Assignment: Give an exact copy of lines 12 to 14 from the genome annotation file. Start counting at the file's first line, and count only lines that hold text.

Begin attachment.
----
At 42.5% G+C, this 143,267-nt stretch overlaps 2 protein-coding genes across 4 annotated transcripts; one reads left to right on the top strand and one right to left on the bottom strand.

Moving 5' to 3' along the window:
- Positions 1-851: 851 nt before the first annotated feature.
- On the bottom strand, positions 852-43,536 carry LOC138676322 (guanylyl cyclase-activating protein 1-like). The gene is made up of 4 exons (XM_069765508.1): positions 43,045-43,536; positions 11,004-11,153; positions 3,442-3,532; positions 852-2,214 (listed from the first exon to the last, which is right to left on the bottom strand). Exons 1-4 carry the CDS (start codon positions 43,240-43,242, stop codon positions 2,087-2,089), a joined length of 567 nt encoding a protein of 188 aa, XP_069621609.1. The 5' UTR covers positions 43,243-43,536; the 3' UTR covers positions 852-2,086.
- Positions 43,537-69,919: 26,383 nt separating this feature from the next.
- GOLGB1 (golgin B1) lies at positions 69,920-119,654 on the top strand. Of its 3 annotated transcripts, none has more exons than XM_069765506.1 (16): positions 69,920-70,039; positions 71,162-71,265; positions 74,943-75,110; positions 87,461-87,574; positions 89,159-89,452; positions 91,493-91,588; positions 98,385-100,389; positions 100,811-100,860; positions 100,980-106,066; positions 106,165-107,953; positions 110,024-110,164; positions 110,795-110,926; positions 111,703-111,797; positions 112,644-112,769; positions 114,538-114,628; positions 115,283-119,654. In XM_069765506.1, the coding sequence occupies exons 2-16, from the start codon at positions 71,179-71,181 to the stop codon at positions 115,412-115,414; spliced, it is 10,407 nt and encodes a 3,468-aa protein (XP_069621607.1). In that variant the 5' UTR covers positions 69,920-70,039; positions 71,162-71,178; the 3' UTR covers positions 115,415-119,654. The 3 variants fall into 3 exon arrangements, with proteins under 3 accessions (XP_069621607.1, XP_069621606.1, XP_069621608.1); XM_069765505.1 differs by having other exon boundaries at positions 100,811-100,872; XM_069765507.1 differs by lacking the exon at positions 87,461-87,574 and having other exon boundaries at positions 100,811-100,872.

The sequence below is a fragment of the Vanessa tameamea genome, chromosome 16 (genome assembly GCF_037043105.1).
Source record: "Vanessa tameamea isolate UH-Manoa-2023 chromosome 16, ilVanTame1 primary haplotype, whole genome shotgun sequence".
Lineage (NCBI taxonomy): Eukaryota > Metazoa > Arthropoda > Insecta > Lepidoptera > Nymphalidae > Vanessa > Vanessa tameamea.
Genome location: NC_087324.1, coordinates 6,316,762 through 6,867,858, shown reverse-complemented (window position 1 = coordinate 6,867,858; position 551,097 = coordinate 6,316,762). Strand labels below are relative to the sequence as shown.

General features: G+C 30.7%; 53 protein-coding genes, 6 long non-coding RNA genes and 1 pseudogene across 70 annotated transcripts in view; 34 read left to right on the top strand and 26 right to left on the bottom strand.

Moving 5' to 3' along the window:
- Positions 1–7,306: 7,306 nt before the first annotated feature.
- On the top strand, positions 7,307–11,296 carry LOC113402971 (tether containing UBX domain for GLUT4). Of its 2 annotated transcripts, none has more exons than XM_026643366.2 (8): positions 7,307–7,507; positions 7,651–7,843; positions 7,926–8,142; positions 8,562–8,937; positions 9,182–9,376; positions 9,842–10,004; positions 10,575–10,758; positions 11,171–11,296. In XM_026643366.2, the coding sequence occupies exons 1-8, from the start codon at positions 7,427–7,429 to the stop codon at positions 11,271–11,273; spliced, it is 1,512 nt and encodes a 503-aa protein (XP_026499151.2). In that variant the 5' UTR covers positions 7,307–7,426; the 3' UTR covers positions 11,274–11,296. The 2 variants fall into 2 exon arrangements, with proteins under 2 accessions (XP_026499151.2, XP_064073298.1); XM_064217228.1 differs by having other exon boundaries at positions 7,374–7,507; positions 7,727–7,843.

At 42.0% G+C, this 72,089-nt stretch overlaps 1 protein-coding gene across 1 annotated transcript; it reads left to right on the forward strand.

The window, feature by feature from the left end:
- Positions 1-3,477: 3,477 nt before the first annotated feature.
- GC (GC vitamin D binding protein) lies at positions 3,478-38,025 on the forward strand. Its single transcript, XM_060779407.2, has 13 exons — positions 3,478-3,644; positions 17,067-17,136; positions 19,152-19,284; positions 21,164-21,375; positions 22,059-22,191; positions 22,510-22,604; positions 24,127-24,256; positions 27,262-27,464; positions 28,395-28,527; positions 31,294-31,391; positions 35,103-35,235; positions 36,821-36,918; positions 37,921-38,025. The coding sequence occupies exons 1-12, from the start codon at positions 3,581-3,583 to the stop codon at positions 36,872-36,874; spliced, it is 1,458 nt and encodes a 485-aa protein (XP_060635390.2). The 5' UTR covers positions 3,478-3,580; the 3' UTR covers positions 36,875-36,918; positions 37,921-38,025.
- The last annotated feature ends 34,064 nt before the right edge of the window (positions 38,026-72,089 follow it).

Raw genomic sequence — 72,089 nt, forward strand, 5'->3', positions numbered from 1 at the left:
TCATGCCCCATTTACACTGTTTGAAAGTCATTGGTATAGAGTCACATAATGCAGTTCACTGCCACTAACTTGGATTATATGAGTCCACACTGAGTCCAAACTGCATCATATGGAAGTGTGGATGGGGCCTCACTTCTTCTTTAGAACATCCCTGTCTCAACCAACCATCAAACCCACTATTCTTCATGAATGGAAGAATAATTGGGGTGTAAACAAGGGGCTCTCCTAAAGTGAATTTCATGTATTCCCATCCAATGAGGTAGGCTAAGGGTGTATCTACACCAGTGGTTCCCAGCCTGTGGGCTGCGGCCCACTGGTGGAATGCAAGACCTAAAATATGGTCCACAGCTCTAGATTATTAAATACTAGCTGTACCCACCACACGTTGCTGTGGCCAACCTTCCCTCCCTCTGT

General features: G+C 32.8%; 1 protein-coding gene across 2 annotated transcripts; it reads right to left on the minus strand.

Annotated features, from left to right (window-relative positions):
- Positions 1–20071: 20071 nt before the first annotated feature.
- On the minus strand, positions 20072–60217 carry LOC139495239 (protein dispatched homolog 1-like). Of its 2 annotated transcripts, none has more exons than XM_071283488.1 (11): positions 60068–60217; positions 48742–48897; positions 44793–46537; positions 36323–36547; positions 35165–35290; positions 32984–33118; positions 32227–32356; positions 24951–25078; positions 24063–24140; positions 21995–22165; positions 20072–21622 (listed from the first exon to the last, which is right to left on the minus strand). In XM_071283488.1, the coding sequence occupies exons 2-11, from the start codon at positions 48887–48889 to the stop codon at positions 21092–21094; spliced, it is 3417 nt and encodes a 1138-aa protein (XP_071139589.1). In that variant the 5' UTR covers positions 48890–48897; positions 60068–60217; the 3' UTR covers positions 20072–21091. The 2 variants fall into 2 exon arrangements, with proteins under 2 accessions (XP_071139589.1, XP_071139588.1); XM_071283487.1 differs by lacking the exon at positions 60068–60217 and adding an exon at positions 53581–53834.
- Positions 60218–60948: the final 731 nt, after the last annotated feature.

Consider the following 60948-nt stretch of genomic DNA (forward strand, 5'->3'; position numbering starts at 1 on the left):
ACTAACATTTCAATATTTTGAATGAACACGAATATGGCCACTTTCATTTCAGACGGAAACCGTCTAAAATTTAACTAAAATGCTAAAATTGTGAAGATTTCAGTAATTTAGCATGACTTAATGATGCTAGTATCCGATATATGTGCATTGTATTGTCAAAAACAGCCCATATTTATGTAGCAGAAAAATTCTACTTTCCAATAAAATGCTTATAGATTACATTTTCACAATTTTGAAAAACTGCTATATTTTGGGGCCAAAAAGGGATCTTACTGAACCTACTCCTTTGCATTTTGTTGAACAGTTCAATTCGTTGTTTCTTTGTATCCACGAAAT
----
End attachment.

Moving 5' to 3' along the window:
- Positions 1–7,306: 7,306 nt before the first annotated feature.
- On the top strand, positions 7,307–11,296 carry LOC113402971 (tether containing UBX domain for GLUT4). Of its 2 annotated transcripts, none has more exons than XM_026643366.2 (8): positions 7,307–7,507; positions 7,651–7,843; positions 7,926–8,142; positions 8,562–8,937; positions 9,182–9,376; positions 9,842–10,004; positions 10,575–10,758; positions 11,171–11,296. In XM_026643366.2, the coding sequence occupies exons 1-8, from the start codon at positions 7,427–7,429 to the stop codon at positions 11,271–11,273; spliced, it is 1,512 nt and encodes a 503-aa protein (XP_026499151.2). In that variant the 5' UTR covers positions 7,307–7,426; the 3' UTR covers positions 11,274–11,296. The 2 variants fall into 2 exon arrangements, with proteins under 2 accessions (XP_026499151.2, XP_064073298.1); XM_064217228.1 differs by having other exon boundaries at positions 7,374–7,507; positions 7,727–7,843.